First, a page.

• Disclosure of any reasons for all transfers between Level 1 and Level 2 (only required for public companies).
  • Expansion of quantitative and qualitative inputs used in the measurement process of Level 2 and 3 securities. These disclosure requirements mirror the Annual Statement’s Note 20 (4).
  • Description of the Valuation Process surrounding Level 3 Pricing
    • Description of Company’s Valuations Group, whom the Group reports to, and its internal reporting policies
    • Frequency and methods used to test pricing models (back testing)
    • Process used to examine changes in fair value across reporting periods
    • Support that third-party pricing is in accordance with ASC 820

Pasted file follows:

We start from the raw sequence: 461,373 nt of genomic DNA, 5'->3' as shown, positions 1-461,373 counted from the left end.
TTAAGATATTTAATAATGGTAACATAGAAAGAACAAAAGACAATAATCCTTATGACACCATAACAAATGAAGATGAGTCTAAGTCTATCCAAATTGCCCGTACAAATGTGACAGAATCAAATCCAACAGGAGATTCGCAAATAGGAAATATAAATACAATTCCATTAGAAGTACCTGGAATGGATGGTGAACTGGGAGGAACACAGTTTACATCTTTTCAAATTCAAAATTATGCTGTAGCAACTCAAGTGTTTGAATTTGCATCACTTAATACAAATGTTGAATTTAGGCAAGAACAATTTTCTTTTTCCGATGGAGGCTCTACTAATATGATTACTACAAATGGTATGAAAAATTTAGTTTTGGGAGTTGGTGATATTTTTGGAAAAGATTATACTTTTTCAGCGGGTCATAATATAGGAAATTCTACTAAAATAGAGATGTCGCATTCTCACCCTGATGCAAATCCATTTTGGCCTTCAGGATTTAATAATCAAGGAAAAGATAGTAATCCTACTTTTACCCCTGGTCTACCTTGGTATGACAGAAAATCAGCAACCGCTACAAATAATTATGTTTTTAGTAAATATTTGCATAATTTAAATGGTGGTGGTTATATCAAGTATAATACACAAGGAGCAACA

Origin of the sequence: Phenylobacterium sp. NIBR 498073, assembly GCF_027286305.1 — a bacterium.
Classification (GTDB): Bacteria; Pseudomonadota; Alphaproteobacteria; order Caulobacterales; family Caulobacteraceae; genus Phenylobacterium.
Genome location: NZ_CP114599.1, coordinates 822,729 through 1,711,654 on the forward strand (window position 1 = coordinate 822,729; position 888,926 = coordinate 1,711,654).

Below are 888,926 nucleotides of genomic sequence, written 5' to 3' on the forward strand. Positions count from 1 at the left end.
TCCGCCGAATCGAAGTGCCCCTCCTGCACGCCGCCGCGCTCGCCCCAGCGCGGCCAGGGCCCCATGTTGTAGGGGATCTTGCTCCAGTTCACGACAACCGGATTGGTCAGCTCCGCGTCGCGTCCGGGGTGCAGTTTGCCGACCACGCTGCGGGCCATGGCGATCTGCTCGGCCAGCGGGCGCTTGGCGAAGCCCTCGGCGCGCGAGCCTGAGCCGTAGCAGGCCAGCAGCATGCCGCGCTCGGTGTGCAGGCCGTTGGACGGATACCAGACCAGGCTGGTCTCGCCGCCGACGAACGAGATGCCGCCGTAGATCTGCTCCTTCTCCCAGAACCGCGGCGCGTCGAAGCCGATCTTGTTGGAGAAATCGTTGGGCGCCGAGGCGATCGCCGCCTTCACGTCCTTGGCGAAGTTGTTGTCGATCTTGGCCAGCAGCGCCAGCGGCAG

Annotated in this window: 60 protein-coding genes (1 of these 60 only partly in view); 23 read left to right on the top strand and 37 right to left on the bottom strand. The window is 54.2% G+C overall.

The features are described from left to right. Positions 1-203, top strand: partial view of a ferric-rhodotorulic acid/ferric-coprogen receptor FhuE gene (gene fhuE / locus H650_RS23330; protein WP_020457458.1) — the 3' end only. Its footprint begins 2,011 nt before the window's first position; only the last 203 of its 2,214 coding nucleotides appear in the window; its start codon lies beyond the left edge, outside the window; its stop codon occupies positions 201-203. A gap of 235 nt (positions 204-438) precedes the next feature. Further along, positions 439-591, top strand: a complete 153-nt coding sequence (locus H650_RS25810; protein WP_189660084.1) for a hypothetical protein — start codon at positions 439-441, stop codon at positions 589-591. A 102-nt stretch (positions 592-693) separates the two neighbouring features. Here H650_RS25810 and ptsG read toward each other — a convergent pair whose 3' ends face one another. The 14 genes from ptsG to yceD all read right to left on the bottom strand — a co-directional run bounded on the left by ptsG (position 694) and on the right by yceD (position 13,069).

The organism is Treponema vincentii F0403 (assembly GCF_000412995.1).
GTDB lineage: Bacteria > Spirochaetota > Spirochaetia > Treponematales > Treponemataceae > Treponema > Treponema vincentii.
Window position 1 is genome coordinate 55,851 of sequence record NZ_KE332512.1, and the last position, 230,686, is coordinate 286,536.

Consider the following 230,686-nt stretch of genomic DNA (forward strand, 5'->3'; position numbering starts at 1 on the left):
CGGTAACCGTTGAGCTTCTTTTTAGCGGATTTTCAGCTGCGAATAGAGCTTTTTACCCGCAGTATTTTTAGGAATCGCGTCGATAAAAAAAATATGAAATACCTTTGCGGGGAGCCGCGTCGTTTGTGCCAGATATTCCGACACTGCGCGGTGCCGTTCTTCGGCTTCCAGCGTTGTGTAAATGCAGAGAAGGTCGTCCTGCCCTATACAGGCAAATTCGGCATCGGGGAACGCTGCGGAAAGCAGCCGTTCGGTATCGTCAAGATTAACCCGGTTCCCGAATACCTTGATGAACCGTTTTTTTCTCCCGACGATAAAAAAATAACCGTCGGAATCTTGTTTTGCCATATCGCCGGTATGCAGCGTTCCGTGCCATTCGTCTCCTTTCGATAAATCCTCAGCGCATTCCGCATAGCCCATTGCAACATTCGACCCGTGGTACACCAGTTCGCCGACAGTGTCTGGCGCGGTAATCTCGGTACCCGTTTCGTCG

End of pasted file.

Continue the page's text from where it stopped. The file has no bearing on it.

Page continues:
• Sensitivity of Level 3 pricing to changes in the significant unobservable inputs. Below is an example disclosure taken from an Accounting Standards Update:

The significant unobservable inputs used in the fair value measurement of the reporting entity’s residential mortgage-backed securities are prepayment rates, probability of default, and loss severity in the event of default. Significant increases (decreases) in any of those inputs in isolation would result in a significantly lower (higher) fair value measurement. Generally, a change in the assumption used for the probability of default is accompanied by a directionally similar change in the assumption used for the loss severity and a directionally opposite change in the assumption.

On the Horizon

FASB – Accounting for Financial Instruments